V: From the outside looking in, it seems like there are two verticals at Public Opinion. There's the studio space where you shoot content for brands, but there's also your own social media and content creation stream. What is the relationship between the two?
JC: You don't make money from making social media shows right away. Eventually you can get there, but you have to build an audience first. Right now, most of our income comes from commercial projects, while our social media shows are a way to brand and market ourselves as an agency. If we can come up with interesting, cool ideas, even if they don't reach a huge audience, they're always reference points for brands that we might want to work with.
V: For creators who might not have a studio space, or even for you three before you had Public Opinion, where can people shoot indoor content?
JC: Space is a good thing to invest in and it doesn't have to be a long-term investment. You don't have to rent a studio for a year. You can go on Peerspace and find a spot that makes sense for your project. Those spaces can cost a couple hundred dollars and sometimes it's really worth spending that money because it has a huge impact on the final product. People think they should spend all of their money on a camera or on some kind of software, but sometimes renting a space or a certain prop, those kind of things can add a lot of value to the final product.
HK: But also, use wherever you can find indoor space that works for what you're making. I was just using whatever was most convenient and at an arm's length.
V: Do you welcome other people and brands to use Public Opinion's studio space to shoot their own projects?
JC: Yeah, the space is available on Peerspace, so anyone can rent it now. It doesn't happen very often, probably two or three times a month. More consistently, there's two brands—New York or Nowhere and Wolaco—whose founders we're friends with, so they've shot a bunch of campaigns here. If you're a brand in NYC that needs a space to shoot, hit us up!
V: Culturally, we continue to hear debate about the pros and cons of working with friends. How has it been collaborating as friends and business partners?
KC: Having three partners is a nice balance. With two, you can disagree and never really find common ground. There's no one who's going to stop and say, "You're right." But if two of us can't agree, then you have a third to say, "No, you're the one who's right here. And you're the one who's being a bit unreasonable," or whatever it is. And it's being humble, we never stay too stubborn about our perspectives.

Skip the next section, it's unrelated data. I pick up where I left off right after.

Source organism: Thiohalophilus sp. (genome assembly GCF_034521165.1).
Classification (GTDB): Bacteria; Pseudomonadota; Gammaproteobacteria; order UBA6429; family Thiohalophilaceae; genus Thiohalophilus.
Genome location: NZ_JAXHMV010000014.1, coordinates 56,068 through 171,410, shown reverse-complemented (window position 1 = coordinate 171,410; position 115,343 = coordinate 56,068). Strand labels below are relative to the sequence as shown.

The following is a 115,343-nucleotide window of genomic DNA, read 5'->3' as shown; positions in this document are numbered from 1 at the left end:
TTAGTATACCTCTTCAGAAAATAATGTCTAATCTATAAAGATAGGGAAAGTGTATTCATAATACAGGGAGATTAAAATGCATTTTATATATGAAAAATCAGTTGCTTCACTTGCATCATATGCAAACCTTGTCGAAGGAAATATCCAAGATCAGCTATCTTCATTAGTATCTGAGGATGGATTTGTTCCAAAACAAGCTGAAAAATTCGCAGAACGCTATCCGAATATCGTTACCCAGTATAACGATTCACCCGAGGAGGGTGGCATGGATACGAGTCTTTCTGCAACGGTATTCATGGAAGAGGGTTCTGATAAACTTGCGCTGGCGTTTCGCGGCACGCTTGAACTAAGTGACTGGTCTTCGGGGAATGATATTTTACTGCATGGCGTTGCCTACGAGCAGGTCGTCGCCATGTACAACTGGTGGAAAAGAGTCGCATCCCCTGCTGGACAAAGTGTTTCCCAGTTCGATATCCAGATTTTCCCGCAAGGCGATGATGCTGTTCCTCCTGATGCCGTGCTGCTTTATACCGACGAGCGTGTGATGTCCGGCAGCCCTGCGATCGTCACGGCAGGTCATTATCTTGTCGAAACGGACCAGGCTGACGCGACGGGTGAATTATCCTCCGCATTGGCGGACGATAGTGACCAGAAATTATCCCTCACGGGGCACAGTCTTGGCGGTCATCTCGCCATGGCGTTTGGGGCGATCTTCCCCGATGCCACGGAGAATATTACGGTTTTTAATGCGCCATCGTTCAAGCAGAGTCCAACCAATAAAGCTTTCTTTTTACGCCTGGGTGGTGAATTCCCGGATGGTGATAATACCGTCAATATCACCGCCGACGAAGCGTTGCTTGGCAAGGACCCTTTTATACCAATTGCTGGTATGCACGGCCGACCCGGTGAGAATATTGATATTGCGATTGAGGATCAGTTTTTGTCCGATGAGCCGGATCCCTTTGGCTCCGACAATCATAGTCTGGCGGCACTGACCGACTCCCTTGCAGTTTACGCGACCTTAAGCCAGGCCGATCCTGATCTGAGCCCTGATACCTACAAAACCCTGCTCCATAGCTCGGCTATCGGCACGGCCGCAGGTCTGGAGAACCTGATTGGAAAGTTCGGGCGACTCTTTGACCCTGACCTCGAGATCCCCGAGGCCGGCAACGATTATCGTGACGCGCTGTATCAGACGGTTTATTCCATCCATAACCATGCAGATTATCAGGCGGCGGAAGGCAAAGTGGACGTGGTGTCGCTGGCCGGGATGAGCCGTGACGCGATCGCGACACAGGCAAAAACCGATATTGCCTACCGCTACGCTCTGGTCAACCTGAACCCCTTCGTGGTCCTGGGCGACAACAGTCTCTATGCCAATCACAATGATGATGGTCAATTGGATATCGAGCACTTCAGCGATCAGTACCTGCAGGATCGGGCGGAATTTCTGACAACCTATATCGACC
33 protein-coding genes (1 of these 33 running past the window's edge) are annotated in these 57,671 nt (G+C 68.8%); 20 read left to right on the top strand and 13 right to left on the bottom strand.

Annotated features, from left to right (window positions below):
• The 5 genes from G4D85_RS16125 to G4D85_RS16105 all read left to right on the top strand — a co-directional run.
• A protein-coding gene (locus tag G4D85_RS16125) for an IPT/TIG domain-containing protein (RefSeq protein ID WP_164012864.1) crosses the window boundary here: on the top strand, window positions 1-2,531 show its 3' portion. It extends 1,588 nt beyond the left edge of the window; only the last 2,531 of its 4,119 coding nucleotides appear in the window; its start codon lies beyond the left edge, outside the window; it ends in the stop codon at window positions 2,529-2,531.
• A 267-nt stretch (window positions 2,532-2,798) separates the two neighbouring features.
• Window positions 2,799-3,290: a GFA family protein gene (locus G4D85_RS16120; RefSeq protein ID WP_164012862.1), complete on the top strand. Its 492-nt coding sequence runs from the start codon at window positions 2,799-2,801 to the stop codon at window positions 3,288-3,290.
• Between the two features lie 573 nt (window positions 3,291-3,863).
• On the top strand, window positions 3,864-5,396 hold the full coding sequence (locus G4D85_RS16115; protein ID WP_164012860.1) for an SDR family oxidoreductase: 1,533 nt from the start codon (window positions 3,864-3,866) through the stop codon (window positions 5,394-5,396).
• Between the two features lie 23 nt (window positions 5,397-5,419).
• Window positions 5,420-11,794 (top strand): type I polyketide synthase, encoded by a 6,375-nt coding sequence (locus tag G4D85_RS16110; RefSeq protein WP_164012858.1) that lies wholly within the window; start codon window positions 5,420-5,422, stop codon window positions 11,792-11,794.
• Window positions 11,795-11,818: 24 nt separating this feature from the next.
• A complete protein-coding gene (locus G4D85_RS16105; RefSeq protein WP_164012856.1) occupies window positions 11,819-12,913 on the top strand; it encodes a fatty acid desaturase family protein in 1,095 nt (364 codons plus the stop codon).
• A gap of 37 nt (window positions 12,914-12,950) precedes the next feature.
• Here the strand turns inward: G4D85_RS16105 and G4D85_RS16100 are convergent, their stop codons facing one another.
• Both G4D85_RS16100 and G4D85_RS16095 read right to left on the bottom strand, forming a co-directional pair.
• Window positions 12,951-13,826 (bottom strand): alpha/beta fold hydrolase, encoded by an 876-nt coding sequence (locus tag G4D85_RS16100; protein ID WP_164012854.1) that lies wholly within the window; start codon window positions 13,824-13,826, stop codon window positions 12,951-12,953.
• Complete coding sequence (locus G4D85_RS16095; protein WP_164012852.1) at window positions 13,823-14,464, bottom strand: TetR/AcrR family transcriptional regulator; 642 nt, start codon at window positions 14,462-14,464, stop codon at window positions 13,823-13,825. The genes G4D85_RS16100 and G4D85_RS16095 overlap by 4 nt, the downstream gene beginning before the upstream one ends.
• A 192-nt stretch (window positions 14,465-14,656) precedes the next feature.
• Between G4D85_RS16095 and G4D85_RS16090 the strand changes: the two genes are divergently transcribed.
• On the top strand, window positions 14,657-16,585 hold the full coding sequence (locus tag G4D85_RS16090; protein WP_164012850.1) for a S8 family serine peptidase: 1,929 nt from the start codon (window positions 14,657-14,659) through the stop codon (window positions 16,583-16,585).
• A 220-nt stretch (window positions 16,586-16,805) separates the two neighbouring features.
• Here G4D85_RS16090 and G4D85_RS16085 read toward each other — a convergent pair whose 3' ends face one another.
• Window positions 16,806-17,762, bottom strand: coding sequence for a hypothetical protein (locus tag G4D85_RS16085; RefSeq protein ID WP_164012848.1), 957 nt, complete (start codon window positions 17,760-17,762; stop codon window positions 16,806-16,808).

V: Public Opinion's social channels have grown very quickly. When you started the company, did you have a clear social strategy across Instagram, TikTok, and YouTube?
HK: The main thing was just consistently putting stuff out there. We know that if there's five people who find what we're doing interesting, there's a hundred people who just haven't found it yet.
JC: I think the long-form YouTube videos are a really good example of us not knowing exactly what we're doing and not having a completely clear strategy, but committing to posting a video every single week. We're forcing ourselves to grapple with that question every day and really think about what we are making: Why are we making this? Who are we talking to? These are questions we need to ask ourselves and each other, but we also just have to put something out each week.
The trivia show on Instagram and TikTok, which we launched at the same time, we had a much clearer sense of. I think it's important with short-form video series that the audience be able to understand what it is and be able to tell their friend what it is, so that the content can be shared easily. The first second someone opens a short-form video, they need to be able to understand what they're watching.
When we launched the trivia show, it was successful right away. After a couple of days, we knew there were a lot of people watching it, that they understood it, and that they wanted more. With YouTube, we're still trying to figure it out, but we've recently started to realize how we will define it in one sentence.
V: What is that sentence?
JC: We want Public Opinion to be the voice of New York City.
V: When thinking about Public Opinion's evolution, what do you hope it becomes? What kind of cultural space do you see yourselves occupying?
JC: We're trying to bring New Yorkers closer together, to make New York feel a bit more like a small town. We go up to people in the street and we ask them questions, we play our little game shows, and it's an opportunity for us to meet someone that we might not have otherwise encountered. It's an opportunity for us to talk to a stranger and understand what their perspective is on life in New York City. And we've become actual friends with people that we've met on the street. We have regular communication with many of the people who at first appeared to be one-off contestants on our game show.
With our longer videos, it's understanding some of the systems that make the city work. Like, how does the sewage system work? How do we get clean water? We're trying to answer those questions with other New Yorkers.
My feeling is that in five years, we're going to be connected with the mayor's office and have opportunities to talk about new programs that the city's running, but at the same time be able to talk to regular New Yorkers and understand how those programs are affecting people. All the while, we'll continue to make fun game shows that keep people entertained. We want to be entertaining, informative, and to host a dialogue between the city and the people who live here.
To connect with Henry, Jack, and Kieran of Public Opinion, visit www.publicopinion.nyc.